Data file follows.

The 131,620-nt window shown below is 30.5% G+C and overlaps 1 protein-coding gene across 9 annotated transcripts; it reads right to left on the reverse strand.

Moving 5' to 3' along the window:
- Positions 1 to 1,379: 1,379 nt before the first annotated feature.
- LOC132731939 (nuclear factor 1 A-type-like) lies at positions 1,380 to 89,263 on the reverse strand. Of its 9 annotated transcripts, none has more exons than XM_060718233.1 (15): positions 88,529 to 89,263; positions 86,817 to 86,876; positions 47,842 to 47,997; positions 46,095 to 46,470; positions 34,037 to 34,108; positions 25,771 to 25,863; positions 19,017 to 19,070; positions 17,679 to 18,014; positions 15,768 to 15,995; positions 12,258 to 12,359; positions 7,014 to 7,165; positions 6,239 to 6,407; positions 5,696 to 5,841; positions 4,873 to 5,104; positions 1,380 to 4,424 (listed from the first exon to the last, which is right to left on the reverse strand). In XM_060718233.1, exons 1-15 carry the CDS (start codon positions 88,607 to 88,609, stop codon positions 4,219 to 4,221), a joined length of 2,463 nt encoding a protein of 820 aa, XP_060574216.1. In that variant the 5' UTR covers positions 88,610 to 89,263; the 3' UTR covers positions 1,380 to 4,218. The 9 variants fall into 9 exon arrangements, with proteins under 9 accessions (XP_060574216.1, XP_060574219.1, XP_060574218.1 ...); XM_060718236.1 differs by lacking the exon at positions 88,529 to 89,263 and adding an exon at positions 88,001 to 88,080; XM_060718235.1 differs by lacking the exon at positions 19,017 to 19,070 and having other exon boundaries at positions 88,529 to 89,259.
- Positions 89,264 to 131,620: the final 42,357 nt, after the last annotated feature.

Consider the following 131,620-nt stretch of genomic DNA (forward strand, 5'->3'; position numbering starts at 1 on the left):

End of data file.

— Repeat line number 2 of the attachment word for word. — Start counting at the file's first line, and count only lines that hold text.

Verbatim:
Moving 5' to 3' along the window: